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Ricki Lake on her late ex-husband: 'I don't want him to have died in vain'

"It's a tragedy I don't think I'll ever recover from," she said.
/ Source: TODAY

Ricki Lake, the popular talk show host and documentary filmmaker has always exuded positivity, but after her ex-husband Christian Evans's battle with bipolar disorder and death by suicide, the star fell into a serious depression and struggled to come out the other side.

Now, in a new interview on "The Dan Wootton Interview" podcast, Lake, who recently appeared on "The Masked Singer," opened up about the challenging time she spent loving, living with and ultimately grieving for her ex-husband.

"More Business Of Being Born" - Los Angeles Premiere
Ricki Lake and Christian Evans at the Los Angeles premiere of "More Business of Being Born" on Nov. 9, 2011 in Los Angeles, California.Amanda Edwards / FilmMagic

Evans was Lake's second husband (she was previously married to Rob Sussman from 1994 to 2004 and they share two sons). In 2012, she eloped with Evans, but their marriage ended two years later. Lake continued to live with and support Evans and he was a presence in the life of her children.

The news of his death hit Lake hard and she struggled to cope. Opening up to Wootton, she explained that when she first met Evans she didn't really understand what it meant that he had bipolar disorder, which according to the National Institute of Mental Health is characterized by unusual shifts in mood and energy levels. People with the disorder often have manic episodes followed by depressive phases.

"I equated it to a character flaw but it's a destructive, debilitating illness," she said.

The star of "Hairspray" described her ex as her "favorite person."

"I was never happier than when I was with him," said Lake, 51, recalling the early days of their relationship. Even though she and Evans weren't married anymore at the time of his death, she was still greatly affected by it.

"It's a tragedy I don't think I'll ever recover from," she said.

"It's a tragedy I don't think I'll ever recover from."Valerie Macon / AFP-Getty Images

Sharing new details of the experience, Lake tears up recalling finding out about Evans's death while working in London. She said, "I got the call from his sister and then the email I saw, I knew he was gone from reading the email... I felt him leave."

”I don’t know how I got home to LA," she explained, adding: “You have to deal with the coroner and his family and his wishes and funeral arrangements. I don’t know how I did it all."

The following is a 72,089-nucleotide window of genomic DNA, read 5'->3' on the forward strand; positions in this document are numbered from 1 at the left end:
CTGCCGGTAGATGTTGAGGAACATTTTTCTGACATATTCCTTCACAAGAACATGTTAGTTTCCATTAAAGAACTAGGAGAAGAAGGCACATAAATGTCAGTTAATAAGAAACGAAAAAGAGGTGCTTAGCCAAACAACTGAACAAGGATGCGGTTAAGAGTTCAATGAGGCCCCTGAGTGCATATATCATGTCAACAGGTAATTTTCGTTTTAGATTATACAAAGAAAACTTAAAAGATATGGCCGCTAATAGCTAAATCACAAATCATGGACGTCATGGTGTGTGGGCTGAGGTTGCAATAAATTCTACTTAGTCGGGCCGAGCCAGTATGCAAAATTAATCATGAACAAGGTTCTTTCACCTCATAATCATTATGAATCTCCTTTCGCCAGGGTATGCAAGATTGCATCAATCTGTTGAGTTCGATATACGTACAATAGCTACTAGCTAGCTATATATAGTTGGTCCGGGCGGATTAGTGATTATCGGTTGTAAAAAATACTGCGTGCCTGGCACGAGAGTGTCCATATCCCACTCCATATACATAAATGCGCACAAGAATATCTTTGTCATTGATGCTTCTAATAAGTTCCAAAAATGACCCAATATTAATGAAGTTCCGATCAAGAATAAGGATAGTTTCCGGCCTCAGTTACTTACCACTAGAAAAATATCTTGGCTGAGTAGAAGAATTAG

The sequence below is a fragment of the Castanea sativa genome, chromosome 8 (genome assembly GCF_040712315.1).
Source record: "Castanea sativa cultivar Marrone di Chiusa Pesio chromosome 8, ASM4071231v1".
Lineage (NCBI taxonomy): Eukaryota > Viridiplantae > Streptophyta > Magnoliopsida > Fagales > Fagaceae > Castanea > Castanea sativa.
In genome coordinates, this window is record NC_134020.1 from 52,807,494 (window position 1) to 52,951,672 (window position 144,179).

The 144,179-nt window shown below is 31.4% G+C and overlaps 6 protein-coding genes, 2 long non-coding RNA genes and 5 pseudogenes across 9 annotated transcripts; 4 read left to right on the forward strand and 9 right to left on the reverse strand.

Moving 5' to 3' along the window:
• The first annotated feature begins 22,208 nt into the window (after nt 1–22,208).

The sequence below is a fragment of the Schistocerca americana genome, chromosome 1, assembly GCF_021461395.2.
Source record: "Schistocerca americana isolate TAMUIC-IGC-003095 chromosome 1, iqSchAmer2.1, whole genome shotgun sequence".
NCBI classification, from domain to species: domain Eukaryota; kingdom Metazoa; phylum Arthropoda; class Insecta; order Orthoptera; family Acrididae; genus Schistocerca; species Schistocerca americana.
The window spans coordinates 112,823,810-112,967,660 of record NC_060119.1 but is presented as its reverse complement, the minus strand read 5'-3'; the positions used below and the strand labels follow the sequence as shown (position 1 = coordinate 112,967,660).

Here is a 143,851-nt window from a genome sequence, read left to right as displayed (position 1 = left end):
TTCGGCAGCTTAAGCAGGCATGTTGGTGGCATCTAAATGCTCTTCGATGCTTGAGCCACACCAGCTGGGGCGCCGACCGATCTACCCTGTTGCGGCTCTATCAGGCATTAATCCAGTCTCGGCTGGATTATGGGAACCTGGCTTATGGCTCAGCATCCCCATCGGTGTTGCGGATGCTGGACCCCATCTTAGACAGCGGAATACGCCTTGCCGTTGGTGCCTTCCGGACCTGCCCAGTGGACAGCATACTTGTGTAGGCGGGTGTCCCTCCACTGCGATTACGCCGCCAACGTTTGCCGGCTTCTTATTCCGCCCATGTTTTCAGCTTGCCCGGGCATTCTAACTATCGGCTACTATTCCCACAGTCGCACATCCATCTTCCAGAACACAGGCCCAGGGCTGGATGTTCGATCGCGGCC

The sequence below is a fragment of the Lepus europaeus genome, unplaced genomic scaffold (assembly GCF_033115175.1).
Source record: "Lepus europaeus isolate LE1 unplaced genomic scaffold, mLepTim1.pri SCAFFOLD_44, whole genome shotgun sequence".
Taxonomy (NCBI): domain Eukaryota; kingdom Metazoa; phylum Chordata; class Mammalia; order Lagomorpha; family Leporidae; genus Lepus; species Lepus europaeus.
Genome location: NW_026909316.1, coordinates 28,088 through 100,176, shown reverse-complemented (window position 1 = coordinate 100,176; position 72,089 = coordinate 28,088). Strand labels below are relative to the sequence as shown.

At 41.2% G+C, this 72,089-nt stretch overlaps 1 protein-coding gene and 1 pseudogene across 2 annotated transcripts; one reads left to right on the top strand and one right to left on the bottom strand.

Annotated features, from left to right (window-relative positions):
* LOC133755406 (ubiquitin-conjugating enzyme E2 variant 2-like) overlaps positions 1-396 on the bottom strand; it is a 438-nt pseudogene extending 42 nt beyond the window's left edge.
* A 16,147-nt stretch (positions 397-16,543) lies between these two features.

"And he was my favorite person, if I go there I can really get teary-eyed, but he was literally the best thing to ever happen to me."

"I know in my heart that by sharing my story I'm helping other people."

After taking time to process her grief and heal, Lake surprised herself by finding love again with Jeff Scult, founder of the clothing company, One Golden Thread. She described Scult as "the healthy version of Christian."

"He's someone who truly loves himself," she said, explaining the differences in the men's characters.

Lake doesn't shy away from talking about Evans and she hope that by sharing her story, it will shed light on a subject that is often surrounded by shame for friends and family members.

"I'm such a better person having had him, loved him and lost him," she said of Evans, who was 53 when he died. "This is part of my story."

"More Business Of Being Born" - Los Angeles Premiere
"I don't want him to have died in vain. I would love to help others by being honest and transparent."Amanda Edwards / FilmMagic

Lake hopes people will learn that bipolar can be an extremely tough disorder to manage.

"This illness only gets worse when they're not medicated," she said. "In the case of my husband, medication didn't work."

Lake went on to describe the highest of highs and lowest of lows often experienced by people with bipolar disorder.

"He has all these ideas, and doing yoga in the morning and it keeps going higher and higher until he thinks he can fly," she said, talking about one of Evans's episodes.

"Then they crash," she said, explaining the low side of the disorder. "He becomes suicidal. The second time [it happened] I had to save myself."

"I did everything I could," Lake said. "I know in my heart that by sharing my story I'm helping other people."

She hopes that by talking about this difficult topic, Evans's life and suicide — which is a leading cause of death in the United States — will take on new meaning.

"We need to start loving each other, getting rid of the judgement getting rid of the stigma," she said.

"I don't want him to have died in vain. I would love to help others by being honest and transparent."